Drenching night sweats, fever, and unexplained weight loss — known as B symptoms — can be caused by the immune system’s response to lymphoma cells. About a quarter of people with HL will experience B symptoms or other systemic symptoms.
Cancer fatigue goes beyond regular tiredness. Rather, it is an exhaustion that doesn’t improve with rest. Fatigue can be a symptom of anemia, which may be caused by cancer cells in the bone marrow.
Sometimes people with HL notice itchy skin or lymph node pain after drinking alcohol. This may be related to an enlarged spleen or blood flow changes in response to drinking.
Read more about the signs and symptoms of Hodgkin lymphoma.
Many of the symptoms of Hodgkin lymphoma also occur in non-Hodgkin lymphoma. These include:
Systemic symptoms occur in about a third of people with high-grade NHL, according to Lymphoma Action. Sudden weight loss can be an early warning sign of non-Hodgkin lymphoma.
The following symptoms are also associated with non-Hodgkin lymphoma, though not everyone with NHL will experience all of them.
A swollen abdomen may be the result of enlarged lymph nodes, accumulated fluid, or an enlarged liver or spleen. Swelling in the stomach may be a sign that the lymphoma originates in or has spread to the stomach.
Nausea, vomiting, loss of appetite, and abdominal pain can indicate swollen lymph nodes in the abdomen or an enlarged spleen. Enlarged lymph nodes in the abdomen and an enlarged spleen can put pressure on the stomach or other nearby organs. This pressure can reduce appetite or cause pain.
A person with NHL may experience frequent infections because of decreased white blood cell counts. Low white blood cell counts can be a sign that cancer cells are present in the bone marrow.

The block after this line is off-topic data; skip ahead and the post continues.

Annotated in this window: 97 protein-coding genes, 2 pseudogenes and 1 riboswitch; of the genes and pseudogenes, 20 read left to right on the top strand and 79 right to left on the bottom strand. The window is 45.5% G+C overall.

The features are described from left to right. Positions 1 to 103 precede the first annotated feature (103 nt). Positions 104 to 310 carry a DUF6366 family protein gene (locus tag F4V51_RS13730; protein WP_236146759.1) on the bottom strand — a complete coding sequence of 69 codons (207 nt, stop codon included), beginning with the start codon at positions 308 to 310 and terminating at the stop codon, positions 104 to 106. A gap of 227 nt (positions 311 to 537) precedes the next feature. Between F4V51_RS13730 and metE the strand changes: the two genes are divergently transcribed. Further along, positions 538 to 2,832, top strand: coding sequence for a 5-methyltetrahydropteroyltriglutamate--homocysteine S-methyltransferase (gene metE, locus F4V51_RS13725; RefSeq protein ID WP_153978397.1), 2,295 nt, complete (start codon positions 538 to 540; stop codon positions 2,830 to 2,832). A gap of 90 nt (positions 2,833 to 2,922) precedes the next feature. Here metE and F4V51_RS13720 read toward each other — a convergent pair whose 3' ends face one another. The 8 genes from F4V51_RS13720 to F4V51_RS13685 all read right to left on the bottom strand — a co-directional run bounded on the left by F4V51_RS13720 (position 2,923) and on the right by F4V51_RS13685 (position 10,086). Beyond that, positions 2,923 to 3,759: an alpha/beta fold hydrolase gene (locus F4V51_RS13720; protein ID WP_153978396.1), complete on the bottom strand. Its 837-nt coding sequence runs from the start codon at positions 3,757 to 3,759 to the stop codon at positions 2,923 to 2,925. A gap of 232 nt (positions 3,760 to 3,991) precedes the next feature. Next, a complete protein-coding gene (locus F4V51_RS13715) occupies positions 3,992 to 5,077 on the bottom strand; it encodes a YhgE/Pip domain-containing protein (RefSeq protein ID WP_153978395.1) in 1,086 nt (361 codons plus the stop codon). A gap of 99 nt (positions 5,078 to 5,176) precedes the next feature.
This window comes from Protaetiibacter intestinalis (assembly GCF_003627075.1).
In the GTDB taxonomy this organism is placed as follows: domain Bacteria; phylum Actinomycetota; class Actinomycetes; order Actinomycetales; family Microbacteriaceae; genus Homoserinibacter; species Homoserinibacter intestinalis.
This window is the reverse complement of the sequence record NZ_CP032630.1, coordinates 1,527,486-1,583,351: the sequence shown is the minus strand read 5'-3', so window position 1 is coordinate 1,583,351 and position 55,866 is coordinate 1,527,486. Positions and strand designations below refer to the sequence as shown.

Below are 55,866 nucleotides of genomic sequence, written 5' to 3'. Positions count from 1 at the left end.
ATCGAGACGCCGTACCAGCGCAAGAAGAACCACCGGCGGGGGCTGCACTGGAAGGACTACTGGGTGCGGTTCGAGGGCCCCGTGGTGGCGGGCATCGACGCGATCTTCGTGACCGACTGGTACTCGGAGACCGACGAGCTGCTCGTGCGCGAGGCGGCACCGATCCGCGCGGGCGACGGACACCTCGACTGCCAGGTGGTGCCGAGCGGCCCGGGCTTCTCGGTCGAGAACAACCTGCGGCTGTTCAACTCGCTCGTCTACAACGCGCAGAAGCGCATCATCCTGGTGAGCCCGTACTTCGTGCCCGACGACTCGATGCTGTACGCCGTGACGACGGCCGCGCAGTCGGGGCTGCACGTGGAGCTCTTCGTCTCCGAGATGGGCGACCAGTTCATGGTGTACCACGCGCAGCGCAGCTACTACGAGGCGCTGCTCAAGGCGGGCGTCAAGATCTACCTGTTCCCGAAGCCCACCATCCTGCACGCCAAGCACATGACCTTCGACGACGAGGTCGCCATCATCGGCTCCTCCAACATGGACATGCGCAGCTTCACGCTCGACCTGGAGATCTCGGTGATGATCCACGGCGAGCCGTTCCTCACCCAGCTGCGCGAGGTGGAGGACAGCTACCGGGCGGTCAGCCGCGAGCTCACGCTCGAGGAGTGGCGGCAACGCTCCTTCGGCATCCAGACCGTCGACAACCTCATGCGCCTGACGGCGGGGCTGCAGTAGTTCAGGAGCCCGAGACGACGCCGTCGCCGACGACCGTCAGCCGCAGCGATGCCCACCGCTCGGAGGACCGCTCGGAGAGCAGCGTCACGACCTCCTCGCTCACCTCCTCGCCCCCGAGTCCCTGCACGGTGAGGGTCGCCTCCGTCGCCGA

Headaches, weakness in the body, personality changes, or fuzzy thinking can be signs of primary brain lymphoma. Blurry or double vision, numbness in the face, or problems speaking may indicate that lymphoma has spread to the brain or spinal cord.
Symptoms of depression are common among people with cancer. According to the National Cancer Institute, 15 percent to 25 percent of individuals with cancer experience depression. Depression may be triggered by the stress and worry that can come with a cancer diagnosis or from the challenges of living with a chronic medical condition.
Reach out to your health care team if you’re experiencing symptoms of depression. Treating depression has benefits for people living with cancer, and may even improve outcomes. Treatment options for depression may include medications and psychotherapy. A support network of family, friends, support groups, and online communities like MyLymphomaTeam can help you cope with the emotional challenges of cancer.
In addition to symptoms of lymphoma itself, you may experience side effects from lymphoma treatments like chemotherapy, radiation therapy, stem cell transplants, or other therapies. Common side effects of lymphoma treatment include:
Symptoms of lymphoma and treatment side effects may vary widely from person to person. Always report new or worsening symptoms or side effects to your doctor. Many symptoms and side effects can be managed with medications or lifestyle changes.
Lymphoma Condition Guide